6. System Demo

Among the principles mentioned in the Agile manifesto, an essential one is that it can measure progress only by working software. How an ART progresses is assessed in an enterprise development setting every two weeks. And that is why a practical system demo is held. All the work done by different teams in the ART is integrated and demonstrated to everyone associated with the project. They then review the progress and provide feedback based on which corrective actions can be taken. This way, an objective evaluation of ART's progress is done. Through system demo, all such unnecessary interference or authority is removed that can slow down the progress.

7. Inspect and Adapt

This is one more essential SAFe® element and occurs at the end of every Program Increment (PI). This event marks all the team members involved in developing solutions for the customers who get together to think about the solution, share, and resolve various issues. In addition, they collect and evaluate data, review the solutions, and decide what improvements should be made in the following PI. 

8. IP Iteration

Innovation and Planning iteration (IP iteration) is an essential component of every stage of PI planning. It serves many purposes, including re-energizing people involved in creating solutions for customers. Every PI has an IP iteration as its final iteration. The SAFe® framework entirely focuses on delivering high-class value to the customers. With so much focus on delivery, there is every likelihood of missing out on the innovation part, which may diminish the value an enterprise aims to deliver to the customer. IP iteration seeks to provide a separate time and space for the team members to put their minds toward developing innovative ideas. IP iteration provides time for finishing tasks to meet PI objectives. With dedicated time, team members can gain more professional expertise. PI planning and Inspect and Adapt are also part of the IP iteration period. So, the product owner gets a chance to clear the pending items, plan new PI, and re-prioritize the things. 

9. Architectural Runway

Architectural Runway is the collection of codes, technical infrastructure, and other components essential to support the high-priority features that the teams will work on. This is to avoid unnecessary delay and the need for redesigning. For executing SAFe's Agile structure strategy, its architectural runway has to be robust. The aim is to make enterprises capable of implementing new features. Architectural runway provides organizations with a technical base for successfully implementing new features. If an architectural runway is not strong enough, it will slow the progress of ARTs, thus compromising the speed and quality of delivery. Therefore, enterprises must avoid investing in architectural runway, which is always ahead of the team's progress.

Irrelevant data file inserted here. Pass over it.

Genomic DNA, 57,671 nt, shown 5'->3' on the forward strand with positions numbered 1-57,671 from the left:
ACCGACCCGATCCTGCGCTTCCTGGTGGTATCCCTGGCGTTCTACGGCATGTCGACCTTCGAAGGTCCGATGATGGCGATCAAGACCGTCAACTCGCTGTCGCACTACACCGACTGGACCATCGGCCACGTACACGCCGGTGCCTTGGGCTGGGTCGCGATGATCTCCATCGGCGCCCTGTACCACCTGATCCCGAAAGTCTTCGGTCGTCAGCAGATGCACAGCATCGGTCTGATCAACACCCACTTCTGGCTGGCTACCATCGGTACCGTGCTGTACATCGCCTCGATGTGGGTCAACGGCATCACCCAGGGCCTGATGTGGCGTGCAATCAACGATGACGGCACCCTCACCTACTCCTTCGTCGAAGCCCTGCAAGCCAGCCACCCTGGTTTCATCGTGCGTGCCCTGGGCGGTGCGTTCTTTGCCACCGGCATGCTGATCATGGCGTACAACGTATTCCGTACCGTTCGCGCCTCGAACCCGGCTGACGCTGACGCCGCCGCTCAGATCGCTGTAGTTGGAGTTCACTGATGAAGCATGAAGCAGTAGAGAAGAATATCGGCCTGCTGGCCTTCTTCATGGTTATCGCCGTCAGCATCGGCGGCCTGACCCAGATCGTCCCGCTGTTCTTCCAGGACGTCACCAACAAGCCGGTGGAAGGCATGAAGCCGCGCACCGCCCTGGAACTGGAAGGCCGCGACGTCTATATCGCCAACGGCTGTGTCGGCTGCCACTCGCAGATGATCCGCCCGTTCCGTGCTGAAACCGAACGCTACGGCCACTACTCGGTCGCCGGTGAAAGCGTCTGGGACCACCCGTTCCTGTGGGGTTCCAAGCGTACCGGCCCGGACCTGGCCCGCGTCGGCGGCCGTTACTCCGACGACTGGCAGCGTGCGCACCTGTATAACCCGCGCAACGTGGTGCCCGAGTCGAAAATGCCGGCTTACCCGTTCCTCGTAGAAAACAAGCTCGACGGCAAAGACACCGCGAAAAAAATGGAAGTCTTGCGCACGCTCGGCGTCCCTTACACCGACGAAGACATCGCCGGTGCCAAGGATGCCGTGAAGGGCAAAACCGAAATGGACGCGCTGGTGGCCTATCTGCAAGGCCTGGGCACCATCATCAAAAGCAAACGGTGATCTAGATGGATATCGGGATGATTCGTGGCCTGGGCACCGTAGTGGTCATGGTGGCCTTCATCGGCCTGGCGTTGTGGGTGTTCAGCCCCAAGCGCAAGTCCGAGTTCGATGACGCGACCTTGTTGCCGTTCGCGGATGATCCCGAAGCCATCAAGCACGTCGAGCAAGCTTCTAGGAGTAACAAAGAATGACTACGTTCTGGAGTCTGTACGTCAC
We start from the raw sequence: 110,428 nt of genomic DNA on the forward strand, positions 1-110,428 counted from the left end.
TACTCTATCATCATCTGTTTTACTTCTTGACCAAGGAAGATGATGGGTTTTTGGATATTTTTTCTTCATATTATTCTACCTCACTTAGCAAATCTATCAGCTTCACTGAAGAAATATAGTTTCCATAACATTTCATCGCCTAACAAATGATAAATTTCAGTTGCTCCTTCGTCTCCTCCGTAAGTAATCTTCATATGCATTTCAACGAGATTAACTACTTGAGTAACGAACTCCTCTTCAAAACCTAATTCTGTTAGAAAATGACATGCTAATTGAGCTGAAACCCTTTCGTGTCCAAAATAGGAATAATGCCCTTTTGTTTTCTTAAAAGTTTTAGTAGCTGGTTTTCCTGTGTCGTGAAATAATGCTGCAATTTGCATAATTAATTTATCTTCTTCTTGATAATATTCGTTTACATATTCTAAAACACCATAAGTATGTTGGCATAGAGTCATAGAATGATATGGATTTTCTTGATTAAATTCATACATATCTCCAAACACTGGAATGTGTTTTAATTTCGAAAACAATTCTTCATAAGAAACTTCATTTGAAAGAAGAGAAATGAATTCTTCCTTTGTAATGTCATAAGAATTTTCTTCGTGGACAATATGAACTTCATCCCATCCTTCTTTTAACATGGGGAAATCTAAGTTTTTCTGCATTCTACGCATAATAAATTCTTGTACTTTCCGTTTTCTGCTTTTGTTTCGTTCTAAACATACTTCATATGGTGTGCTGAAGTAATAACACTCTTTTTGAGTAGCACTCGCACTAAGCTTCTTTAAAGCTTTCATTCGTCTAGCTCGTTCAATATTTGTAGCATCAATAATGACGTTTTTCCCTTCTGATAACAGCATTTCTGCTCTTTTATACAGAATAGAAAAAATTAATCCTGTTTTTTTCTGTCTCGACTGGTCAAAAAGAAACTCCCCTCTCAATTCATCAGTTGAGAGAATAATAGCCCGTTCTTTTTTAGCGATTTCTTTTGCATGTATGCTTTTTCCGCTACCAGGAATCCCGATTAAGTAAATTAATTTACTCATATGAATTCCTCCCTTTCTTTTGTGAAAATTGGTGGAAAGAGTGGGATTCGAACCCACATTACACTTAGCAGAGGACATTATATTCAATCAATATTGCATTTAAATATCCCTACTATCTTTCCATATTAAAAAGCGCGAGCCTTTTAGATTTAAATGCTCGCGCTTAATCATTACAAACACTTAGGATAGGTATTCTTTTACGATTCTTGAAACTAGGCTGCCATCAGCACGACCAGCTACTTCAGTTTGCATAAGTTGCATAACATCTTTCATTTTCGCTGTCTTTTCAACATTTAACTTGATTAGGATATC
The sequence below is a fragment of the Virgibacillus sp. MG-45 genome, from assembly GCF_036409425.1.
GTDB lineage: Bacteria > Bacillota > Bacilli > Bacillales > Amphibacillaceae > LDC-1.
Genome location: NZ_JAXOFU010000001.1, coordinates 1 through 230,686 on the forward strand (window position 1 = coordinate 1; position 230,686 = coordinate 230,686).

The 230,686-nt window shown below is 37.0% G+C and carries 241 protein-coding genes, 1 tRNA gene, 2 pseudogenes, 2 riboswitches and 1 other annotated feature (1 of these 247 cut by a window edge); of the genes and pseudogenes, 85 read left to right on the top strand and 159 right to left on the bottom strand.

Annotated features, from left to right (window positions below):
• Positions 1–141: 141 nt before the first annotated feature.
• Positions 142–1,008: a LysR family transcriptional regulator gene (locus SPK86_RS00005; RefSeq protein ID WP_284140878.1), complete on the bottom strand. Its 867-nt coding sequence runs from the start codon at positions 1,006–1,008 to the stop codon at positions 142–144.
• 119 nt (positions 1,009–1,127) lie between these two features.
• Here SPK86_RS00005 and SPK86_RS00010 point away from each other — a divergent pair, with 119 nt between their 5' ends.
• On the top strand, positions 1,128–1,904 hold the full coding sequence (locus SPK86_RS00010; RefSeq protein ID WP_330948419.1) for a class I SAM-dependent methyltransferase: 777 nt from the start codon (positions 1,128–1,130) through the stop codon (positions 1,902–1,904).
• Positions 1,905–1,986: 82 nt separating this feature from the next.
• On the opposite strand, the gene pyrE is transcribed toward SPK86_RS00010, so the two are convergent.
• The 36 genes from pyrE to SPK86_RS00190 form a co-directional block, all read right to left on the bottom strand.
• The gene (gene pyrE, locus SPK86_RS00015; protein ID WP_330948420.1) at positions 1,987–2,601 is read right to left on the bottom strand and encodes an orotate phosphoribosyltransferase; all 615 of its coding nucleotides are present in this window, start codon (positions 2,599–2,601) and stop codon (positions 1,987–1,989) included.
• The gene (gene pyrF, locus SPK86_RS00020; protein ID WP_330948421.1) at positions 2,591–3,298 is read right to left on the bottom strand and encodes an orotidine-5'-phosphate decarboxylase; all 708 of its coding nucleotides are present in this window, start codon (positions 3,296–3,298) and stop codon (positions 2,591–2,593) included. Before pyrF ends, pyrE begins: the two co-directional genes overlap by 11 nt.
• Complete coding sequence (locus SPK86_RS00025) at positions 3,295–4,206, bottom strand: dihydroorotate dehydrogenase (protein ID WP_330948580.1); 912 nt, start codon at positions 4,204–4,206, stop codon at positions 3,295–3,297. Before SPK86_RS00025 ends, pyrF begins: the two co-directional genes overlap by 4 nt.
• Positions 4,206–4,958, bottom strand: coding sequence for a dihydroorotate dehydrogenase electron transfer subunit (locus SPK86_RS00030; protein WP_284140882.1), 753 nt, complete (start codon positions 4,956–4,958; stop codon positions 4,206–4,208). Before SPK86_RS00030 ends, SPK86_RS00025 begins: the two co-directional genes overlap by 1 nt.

10. Lean-Agile Leadership

The last of the essential SAFe® elements is the Lean-Agile leadership, which by all means is a significant factor in the success of any project. So, the leaders should be the change they want to see in others. If SAFe® has to be implemented successfully, the organization's leaders and managers must take complete responsibility. SAFe® unconditionally expects that in an Agile enterprise, every member should become a Lean-Agile leader with Lean thinking. It further says that all the trained individuals should also become expert trainers to bring out the best in others. For the successful implementation of SAFe® and to reap its full benefits, an enterprise must have accountable leadership. If the enterprise's leadership fails to take responsibility for the implementation, the transformation will not be as valuable as it should be.


We have described the essential SAFe® elements above in detail. SAFe® is customizable and adaptable to new developments, making it a helpful framework. Each SAFe® element is relevant in the overall framework and equally important in the successful implementation of SAFe® in the enterprise. These elements make the teams more cohesive and responsible and allow them to grow.

  1. https://dzone.com/articles/top-10-key-elements-for-successful-safe-implementa-1
  2. https://www.scaledagileframework.com/essential-safe/
  3. https://agility.im/frequent-agile-question/what-are-the-10-essential-safe-elements/



Is a passionate learner and blogger on Agile, Scrum and Scaling areas. She has been following and practicing these areas for several years and now converting those experiences into useful articles for your continuous learning.